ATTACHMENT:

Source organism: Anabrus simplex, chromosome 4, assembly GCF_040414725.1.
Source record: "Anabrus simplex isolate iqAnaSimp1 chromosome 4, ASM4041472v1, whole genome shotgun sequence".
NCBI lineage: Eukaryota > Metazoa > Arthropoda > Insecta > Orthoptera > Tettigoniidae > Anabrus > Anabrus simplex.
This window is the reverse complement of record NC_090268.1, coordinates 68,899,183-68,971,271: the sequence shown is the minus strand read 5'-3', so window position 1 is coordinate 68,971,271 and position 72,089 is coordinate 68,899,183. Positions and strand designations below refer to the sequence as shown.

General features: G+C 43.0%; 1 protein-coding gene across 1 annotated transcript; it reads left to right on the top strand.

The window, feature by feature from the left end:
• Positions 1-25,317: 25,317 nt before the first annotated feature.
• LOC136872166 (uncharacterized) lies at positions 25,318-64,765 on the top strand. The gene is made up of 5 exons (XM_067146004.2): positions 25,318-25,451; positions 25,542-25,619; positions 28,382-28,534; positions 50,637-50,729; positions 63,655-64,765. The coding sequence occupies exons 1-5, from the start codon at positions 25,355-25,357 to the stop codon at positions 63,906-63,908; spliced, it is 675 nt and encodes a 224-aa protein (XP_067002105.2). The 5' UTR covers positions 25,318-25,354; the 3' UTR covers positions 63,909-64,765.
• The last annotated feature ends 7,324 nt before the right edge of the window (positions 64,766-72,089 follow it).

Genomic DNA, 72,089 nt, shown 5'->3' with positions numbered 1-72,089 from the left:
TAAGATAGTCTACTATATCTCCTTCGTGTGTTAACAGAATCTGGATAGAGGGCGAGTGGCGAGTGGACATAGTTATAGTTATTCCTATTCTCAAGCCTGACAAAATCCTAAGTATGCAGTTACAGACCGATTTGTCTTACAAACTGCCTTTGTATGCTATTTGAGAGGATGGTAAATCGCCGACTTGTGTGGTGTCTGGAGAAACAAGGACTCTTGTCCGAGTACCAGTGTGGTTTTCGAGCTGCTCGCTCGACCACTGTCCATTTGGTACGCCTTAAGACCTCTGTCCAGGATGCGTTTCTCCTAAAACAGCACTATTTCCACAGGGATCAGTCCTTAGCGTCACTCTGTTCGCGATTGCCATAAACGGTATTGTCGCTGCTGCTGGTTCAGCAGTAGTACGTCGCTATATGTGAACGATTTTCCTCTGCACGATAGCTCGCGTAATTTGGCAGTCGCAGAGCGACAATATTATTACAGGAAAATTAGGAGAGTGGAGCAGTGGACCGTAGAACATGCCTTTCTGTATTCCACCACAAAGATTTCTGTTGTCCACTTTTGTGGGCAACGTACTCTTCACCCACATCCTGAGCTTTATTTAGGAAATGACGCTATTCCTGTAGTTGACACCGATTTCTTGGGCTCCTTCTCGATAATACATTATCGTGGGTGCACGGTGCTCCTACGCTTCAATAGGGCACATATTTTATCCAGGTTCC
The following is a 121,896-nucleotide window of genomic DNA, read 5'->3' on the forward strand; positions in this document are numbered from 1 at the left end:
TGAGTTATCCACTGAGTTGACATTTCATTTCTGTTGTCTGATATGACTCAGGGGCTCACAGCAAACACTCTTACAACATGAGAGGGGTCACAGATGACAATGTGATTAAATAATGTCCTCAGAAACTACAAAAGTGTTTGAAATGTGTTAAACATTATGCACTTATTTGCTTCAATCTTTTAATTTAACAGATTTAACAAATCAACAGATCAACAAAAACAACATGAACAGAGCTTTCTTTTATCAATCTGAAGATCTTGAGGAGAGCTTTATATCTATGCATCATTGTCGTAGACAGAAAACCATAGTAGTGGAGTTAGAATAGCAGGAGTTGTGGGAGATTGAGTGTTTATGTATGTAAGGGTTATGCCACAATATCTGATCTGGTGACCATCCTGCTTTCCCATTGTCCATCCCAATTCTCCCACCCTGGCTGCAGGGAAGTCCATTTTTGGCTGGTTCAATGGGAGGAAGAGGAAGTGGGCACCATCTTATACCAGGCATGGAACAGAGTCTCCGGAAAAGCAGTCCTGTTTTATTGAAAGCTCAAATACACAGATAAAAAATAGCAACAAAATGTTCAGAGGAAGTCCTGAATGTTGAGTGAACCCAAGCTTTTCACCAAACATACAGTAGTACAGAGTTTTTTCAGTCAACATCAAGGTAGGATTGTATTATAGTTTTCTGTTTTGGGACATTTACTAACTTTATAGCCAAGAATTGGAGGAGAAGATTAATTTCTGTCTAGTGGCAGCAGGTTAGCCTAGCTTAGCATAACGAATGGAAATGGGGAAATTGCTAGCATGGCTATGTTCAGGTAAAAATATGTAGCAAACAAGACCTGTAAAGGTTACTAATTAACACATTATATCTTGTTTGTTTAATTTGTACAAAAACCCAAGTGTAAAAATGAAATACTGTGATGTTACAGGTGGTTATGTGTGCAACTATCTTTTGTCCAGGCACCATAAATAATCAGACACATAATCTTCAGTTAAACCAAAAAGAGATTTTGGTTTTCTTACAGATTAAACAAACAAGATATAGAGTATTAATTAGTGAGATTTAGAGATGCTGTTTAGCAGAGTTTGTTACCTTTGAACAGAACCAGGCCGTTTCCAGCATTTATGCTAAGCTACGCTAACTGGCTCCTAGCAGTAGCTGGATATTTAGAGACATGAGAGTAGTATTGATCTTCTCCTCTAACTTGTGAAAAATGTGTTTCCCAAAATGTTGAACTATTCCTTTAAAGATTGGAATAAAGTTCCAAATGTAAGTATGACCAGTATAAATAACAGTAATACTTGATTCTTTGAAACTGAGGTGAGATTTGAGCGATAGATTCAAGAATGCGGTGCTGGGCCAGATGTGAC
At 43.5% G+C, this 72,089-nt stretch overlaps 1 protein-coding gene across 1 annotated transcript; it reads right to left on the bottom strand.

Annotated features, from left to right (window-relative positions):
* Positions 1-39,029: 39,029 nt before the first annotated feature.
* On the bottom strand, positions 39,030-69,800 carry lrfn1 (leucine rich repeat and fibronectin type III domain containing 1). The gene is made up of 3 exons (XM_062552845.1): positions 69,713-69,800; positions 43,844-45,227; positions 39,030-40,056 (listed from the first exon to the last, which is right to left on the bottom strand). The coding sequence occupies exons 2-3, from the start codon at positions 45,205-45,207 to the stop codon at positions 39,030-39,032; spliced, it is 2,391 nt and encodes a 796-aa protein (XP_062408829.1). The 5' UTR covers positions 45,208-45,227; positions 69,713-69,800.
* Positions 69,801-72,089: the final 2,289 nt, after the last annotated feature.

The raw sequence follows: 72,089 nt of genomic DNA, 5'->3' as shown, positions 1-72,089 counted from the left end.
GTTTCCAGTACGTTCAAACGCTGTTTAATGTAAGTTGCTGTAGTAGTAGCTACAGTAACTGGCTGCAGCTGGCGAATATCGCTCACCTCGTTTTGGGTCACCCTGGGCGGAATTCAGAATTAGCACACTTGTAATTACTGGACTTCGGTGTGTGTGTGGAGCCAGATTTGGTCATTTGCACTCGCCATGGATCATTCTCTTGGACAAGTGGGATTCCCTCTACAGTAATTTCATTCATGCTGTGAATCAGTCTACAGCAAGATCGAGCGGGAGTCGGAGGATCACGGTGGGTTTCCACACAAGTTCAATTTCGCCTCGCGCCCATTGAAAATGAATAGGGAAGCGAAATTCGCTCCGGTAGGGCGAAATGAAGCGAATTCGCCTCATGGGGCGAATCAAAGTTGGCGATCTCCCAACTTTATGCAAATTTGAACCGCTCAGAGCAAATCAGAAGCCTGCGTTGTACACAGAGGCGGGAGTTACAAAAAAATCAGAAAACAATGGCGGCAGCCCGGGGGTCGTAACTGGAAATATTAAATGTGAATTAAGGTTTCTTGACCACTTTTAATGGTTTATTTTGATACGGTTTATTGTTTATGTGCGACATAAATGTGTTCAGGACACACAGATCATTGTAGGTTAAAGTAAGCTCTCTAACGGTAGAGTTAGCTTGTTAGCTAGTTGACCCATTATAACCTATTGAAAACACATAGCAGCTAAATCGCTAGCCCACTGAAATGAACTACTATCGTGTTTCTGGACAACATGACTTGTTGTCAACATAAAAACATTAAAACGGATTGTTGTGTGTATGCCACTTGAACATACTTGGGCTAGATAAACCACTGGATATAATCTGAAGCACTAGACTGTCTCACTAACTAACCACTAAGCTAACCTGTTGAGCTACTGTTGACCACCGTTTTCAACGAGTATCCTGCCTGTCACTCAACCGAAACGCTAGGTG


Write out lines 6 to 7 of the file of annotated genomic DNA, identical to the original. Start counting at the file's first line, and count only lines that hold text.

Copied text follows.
The window, feature by feature from the left end:
• Positions 1-25,317: 25,317 nt before the first annotated feature.